CHAPTER VIII. THE CONTEST OF THE PLEBEIANS FOR CIVIL RIGHTS.
The plebeians were now (about 475) as numerous as the patricians, if not more so. Their organization had become perfected, and many of their leaders were persistent in their efforts to better the condition of their followers. Their especial aim was to raise their civil and political rights to an equality with those of the patricians. The struggle finally culminated in the murder of one of the Tribunes, Gnarus Genucius, for attempting to veto some of the acts of the Consuls.
VALERO PUBLILIUS, a Tribune, now (471) proposed and carried, notwithstanding violent opposition by the patricians, a measure to the effect that the Tribunes should hereafter be chosen in the Comitia Tribúta, instead of the Comitia Centuriáta. Thus the plebeians gained a very important step. This bill is called the PUBLILIAN LAW (Plebiscítum Publilium). [Footnote: All bills passed in the Comitia Tribúta were called Plebiscíta, and until 286 were not necessarily binding upon the people at large; but this bill seems to have been recognized as a law.]
For the next twenty years the struggle continued unabated. The plebeians demanded a WRITTEN CODE OF LAWS.
We find among all early peoples that the laws are at first the unwritten ones of custom and precedent. The laws at Rome, thus far, had been interpreted according to the wishes and traditions of the patricians only. A change was demanded. This was obtained by the TERENTILIAN ROGATION, a proposal made in 461 by Gaius Terentilius Harsa, a Tribune, to the effect that the laws thereafter be written. The patrician families, led by one Kaeso Quinctius, made bitter opposition. Kaeso himself, son of the famous Cincinnátus, was impeached by the Tribune and fled from the city.
Finally it was arranged that the Comitia Centuriáta should select from the people at large ten men, called the DECEMVIRATE, to hold office for one year, to direct the government and supersede all other magistrates, and especially to draw up a code of laws to be submitted to the people for approval. A commission of three patricians was sent to Athens to examine the laws of that city, which was now (454) at the height of its prosperity. Two years were spent by this commission, and upon their return in 452 the above mentioned Decemvirate was appointed.
The laws drawn up by this board were approved, engraved on ten tables of copper, and placed in the Forum in front of the Senate-House. Two more tables were added the next year. These TWELVE TABLES were the only Roman code.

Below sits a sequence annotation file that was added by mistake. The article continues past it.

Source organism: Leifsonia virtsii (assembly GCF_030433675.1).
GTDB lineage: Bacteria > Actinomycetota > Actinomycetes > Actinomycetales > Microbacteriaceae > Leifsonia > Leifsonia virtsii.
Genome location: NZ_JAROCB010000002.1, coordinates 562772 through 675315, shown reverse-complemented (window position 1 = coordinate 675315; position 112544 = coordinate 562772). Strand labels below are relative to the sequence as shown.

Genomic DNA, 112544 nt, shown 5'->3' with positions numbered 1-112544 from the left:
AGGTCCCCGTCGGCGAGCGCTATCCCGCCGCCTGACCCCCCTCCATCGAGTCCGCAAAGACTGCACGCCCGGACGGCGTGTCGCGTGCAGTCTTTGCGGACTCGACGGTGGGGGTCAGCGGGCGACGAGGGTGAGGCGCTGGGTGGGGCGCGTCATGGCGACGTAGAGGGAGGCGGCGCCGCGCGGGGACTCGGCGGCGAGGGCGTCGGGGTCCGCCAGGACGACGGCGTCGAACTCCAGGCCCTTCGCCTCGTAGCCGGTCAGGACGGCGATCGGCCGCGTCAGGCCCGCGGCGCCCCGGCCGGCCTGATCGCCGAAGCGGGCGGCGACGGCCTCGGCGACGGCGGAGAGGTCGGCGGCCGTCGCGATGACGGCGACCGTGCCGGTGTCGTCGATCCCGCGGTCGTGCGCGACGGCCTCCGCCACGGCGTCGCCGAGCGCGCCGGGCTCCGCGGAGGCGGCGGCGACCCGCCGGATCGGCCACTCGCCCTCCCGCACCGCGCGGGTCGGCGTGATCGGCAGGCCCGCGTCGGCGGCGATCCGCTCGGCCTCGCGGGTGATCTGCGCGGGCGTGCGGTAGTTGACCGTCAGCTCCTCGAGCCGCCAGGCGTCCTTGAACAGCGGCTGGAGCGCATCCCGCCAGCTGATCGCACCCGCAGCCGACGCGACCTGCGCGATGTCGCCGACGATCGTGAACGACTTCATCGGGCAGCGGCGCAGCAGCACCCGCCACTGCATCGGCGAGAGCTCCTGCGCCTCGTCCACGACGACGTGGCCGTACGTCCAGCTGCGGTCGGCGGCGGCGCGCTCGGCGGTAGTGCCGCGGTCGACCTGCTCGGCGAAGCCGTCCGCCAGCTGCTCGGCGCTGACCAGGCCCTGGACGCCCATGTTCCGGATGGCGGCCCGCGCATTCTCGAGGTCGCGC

The DECEMVIRI should have resigned as soon as these laws were approved, but they neglected to do so, and began to act in a cruel and tyrannical manner. The people, growing uneasy under their injustice, finally rebelled when one of the Decemviri, Appius Claudius, passed a sentence that brought an innocent maiden, Virginia, into his power. Her father, Virginius, saved his daughter's honor by stabbing her to the heart, and fleeing to the camp called upon the soldiers to put down such wicked government.
A second time the army deserted its leaders, and seceded to the SACRED MOUNT, where they nominated their own Tribunes. Then, marching into the city, they compelled the Decemviri to resign.
The TWELVE TABLES have not been preserved, except in fragments, and we know but little of their exact contents. The position of the debtor was apparently made more endurable. The absolute control of the pater familias over his family was abolished. The close connection heretofore existing between the clients and patrons was gradually relaxed, the former became less dependent upon the latter, and finally were absorbed into the body of the plebeians. Gentes among the plebeians now began to be recognized; previously only the patricians had been divided into gentes.
Thus we see, socially, the two orders were approaching nearer and nearer.
In 449 Valerius and Horatius were elected Consuls, and were instrumental in passing the so called VALERIO-HORATIAN laws, the substance of which was as follows: -
I. Every Roman citizen could appeal to the Comitia Centuriáta against the sentence of any magistrate.
II. All the decisions of the Comitia Tribúta (plebiscita), if sanctioned by the Senate and Comitia Centuriáta, were made binding upon patricians and plebeians alike. This assembly now became of equal importance with the other two.
III. The persons of the Tribunes, Aediles, and other plebeian officers, were to be considered sacred.
IV. The Tribunes could take part in the debates of the Senate, and veto any of its decisions.
Two years later (447), the election of the Quaestors, who must still be patricians, was intrusted to the Comitia Tribúta. Heretofore they had been appointed by the Consuls.
In 445 the Tribune Canuleius proposed a bill which was passed, and called the CANULEIAN LAW, giving to the plebeians the right of intermarriage (connubium) with the patricians, and enacting that all issue of such marriages should have the rank of the father.